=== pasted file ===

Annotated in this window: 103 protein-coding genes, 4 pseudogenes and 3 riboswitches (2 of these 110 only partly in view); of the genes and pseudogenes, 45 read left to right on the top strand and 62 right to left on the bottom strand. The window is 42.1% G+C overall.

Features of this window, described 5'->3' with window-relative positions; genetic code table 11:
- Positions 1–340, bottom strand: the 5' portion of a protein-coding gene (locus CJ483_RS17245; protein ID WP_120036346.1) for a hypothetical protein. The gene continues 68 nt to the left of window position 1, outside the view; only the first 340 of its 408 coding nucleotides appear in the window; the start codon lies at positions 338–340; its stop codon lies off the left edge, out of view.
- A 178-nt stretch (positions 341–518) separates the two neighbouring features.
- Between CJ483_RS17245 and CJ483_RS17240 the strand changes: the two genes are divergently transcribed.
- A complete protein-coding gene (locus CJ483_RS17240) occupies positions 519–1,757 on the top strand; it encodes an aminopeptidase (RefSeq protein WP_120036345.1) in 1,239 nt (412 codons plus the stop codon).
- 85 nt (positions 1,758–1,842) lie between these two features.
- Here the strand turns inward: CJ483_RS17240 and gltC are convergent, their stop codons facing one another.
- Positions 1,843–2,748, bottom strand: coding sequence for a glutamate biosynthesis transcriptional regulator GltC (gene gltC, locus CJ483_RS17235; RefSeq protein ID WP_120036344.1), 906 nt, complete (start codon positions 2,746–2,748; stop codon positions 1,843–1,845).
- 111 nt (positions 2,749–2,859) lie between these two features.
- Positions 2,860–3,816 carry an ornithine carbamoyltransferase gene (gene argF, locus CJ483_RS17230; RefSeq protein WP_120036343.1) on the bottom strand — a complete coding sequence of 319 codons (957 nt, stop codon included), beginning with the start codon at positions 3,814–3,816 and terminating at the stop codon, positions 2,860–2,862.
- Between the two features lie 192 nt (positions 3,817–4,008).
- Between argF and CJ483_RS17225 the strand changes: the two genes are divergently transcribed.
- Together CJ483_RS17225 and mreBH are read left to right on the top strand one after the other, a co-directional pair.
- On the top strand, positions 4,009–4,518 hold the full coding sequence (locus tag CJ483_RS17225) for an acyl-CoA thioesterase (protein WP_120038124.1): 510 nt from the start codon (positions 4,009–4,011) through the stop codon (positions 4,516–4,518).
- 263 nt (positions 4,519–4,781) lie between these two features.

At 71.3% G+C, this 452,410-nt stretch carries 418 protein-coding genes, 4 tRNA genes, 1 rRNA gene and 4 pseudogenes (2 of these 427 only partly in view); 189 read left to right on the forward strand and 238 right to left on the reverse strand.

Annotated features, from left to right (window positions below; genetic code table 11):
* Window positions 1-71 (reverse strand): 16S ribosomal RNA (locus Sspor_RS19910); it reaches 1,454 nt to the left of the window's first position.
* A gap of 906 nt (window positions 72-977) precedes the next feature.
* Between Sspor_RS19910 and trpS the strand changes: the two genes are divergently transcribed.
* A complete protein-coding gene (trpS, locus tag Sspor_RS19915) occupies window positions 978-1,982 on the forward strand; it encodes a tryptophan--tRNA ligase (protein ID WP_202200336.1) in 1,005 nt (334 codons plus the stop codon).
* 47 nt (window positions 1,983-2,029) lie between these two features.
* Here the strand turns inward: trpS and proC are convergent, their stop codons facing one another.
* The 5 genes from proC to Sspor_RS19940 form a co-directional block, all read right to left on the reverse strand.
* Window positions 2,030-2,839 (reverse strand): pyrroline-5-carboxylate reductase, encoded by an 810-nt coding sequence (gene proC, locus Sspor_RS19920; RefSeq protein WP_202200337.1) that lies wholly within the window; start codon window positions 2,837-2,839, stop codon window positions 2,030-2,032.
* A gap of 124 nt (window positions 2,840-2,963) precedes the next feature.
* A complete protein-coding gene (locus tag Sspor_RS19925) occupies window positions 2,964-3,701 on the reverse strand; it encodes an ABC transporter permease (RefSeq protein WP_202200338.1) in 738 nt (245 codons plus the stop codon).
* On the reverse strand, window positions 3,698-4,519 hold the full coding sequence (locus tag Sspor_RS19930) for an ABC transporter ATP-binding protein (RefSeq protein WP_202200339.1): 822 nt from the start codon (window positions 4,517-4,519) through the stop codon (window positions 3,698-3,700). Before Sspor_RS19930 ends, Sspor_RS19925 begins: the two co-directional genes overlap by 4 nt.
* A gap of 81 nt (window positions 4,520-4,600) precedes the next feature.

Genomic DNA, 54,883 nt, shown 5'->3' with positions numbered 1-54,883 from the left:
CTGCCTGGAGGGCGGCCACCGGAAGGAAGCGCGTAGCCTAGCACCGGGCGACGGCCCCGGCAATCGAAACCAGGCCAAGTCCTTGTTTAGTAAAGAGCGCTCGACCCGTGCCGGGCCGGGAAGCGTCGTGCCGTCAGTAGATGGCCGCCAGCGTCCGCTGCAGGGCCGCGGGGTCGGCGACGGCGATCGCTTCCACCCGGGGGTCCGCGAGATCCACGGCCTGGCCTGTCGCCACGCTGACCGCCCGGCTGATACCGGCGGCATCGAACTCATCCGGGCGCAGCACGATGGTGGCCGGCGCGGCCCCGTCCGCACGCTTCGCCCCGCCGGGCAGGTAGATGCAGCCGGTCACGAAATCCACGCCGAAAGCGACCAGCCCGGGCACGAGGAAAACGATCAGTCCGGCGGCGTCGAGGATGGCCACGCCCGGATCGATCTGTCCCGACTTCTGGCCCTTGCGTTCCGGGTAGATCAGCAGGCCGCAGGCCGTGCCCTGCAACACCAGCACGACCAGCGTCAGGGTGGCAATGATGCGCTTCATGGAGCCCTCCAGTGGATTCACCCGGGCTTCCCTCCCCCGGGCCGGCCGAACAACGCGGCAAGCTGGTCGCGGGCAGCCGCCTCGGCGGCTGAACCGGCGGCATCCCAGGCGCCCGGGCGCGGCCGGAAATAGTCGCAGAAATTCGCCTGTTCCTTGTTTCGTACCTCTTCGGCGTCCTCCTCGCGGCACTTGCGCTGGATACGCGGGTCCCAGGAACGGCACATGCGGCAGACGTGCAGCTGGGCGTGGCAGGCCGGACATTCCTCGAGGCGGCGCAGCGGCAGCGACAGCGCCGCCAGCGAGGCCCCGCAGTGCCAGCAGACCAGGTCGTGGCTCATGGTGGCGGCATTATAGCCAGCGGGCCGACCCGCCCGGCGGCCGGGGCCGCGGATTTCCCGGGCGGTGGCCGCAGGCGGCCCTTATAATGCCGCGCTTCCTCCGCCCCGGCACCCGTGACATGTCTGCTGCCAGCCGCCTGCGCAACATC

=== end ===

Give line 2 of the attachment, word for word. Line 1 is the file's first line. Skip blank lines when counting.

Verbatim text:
Features of this window, described 5'->3' with window-relative positions; genetic code table 11: